Good design goes a long way in preventing injuries. We've tested 7 round trampolines against the Australian safety standard, all 10 feet in diameter and enclosed with a net.
We found 1 model that had no major safety failures. The other 6 either failed structural tests, didn’t protect the user from impact on the frame or enclosure, or had dangerous head entrapment problems or pinch points.
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In 2016, 11,580 injuries involving trampolines were reported to the Accident Compensation Commission (ACC). That’s nearly 4000 more since 2013. Many of the injuries were probably due to poor safety practices (for example, letting several kids bounce at the same time). Another factor could be there’s no longer a New Zealand safety standard for trampolines.
The standard was withdrawn in 2015 as it hadn’t been updated since 1997 – but that’s a poor excuse for not having a safety standard covering trampolines for sale in New Zealand, because good design goes a long way in preventing injuries.
We based our test of 7 trampolines on the Australian safety standard, AS 4989:2015. A voluntary standard, revised in 2015, it covers soft-edge (“springless”) and traditional trampolines. The 7 tramps in our test were all round, 10 feet in diameter, and enclosed with a net.
Our main test is a shock test of the padding or soft-edge system. We assess if they would adequately protect a child falling head first on to the pads. We also observe if the pads suffer permanent damage. We assess the structural integrity of the frame, mat and enclosure. Finally, we look for strangulation and hazards or places where fingers or limbs could get trapped, pinched or crushed around the enclosure and the edges of the trampoline.
Two testers assembled the trampolines, following instructions provided by the manufacturer. We checked out how easy the trampoline was to assemble, and how good the instructions were. We also looked at how relocatable it was once assembled, and assessed ease-of-access through the doorway in the enclosure.
Only the Springfree had no major safety failures. The other 6 either failed structural tests, didn’t protect the user from impact on the frame or enclosure, or had dangerous head entrapment problems or pinch points.
Springless soft-edge trampolines are becoming more common in the New Zealand market and are claimed to be safer because they have no metal frame or springs to hit and a more regulated bounce. However, what you gain in safety, you lose in bounce. Our testers found that the bounce on the springless soft-edge trampolines was focused in the centre of the mat. It also felt “softer” than the bounce generated by traditional metal springs.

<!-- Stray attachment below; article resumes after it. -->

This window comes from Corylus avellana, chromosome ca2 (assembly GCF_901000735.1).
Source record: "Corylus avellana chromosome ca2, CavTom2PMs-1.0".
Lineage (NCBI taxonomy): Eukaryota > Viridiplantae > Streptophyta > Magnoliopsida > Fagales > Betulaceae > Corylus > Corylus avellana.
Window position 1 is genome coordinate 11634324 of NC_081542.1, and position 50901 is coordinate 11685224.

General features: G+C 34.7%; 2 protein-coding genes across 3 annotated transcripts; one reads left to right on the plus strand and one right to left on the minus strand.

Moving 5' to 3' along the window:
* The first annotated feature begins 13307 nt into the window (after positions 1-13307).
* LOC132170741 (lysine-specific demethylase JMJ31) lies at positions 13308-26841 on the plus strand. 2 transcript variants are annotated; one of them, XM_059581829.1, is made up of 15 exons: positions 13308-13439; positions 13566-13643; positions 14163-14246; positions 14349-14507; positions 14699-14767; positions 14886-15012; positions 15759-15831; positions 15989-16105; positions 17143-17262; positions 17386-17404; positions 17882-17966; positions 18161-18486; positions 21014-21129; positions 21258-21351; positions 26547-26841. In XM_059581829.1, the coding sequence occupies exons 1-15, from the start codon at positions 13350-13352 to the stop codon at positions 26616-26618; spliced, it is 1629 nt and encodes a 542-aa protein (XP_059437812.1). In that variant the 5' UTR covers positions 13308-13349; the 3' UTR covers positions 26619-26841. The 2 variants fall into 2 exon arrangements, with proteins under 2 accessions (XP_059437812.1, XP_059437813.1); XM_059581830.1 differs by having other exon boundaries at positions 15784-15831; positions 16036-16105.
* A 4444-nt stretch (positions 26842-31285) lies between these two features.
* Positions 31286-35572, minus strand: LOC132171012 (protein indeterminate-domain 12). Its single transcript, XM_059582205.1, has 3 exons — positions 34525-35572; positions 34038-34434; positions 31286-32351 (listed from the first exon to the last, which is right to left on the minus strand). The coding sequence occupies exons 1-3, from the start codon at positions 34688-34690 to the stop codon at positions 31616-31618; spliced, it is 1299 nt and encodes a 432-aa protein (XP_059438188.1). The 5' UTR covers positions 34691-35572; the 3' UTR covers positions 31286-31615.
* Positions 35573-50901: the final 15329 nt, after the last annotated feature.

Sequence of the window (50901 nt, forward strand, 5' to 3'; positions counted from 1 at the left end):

First, do you have the right space for a trampoline? It should be placed on a level surface that’s free of hazards, such as furniture. The area around the trampoline should be covered in soft, impact-absorbing material (lawn, pine bark, wood chips or sand are good). Injuries commonly occur when mounting and dismounting.
The metal frame and springs should be padded to avoid injury if a child falls and hits them. The safety pads should be a contrasting colour to the mat – this helps define the edge of the mat more clearly. An alternative design that needs little or no padding is a soft-edge springless system, which has no steel frame or springs.
A netted enclosure helps prevent falls from the trampoline and we strongly recommend you only use trampolines that have one. The net shouldn’t be suspended from rigid, unpadded poles, as this introduces another hard object that could pose a risk. Ideally, the safety netting should be fitted on the inside of the padding as that reduces the chance of hitting the trampoline edges in the case of a fall.
A ladder or steps to help kids climb on to the trampoline isn’t necessarily a good idea. If a child is unable to get up there alone, they may not be at the right developmental stage to use a trampoline at all. So we recommend limiting access to a ladder. A ladder can be used to help kids get on and off a trampoline safely, but it should be removed when the trampoline is not in use.
Instructions need to be clear, comprehensive and complete with good text and pictures. They should specify how to assemble the trampoline, maintain it and use it safely.
Assembling a trampoline isn’t always an easy job – instructions can be complicated. If in doubt, contact the manufacturer or see its website for more detailed instructions and guidance.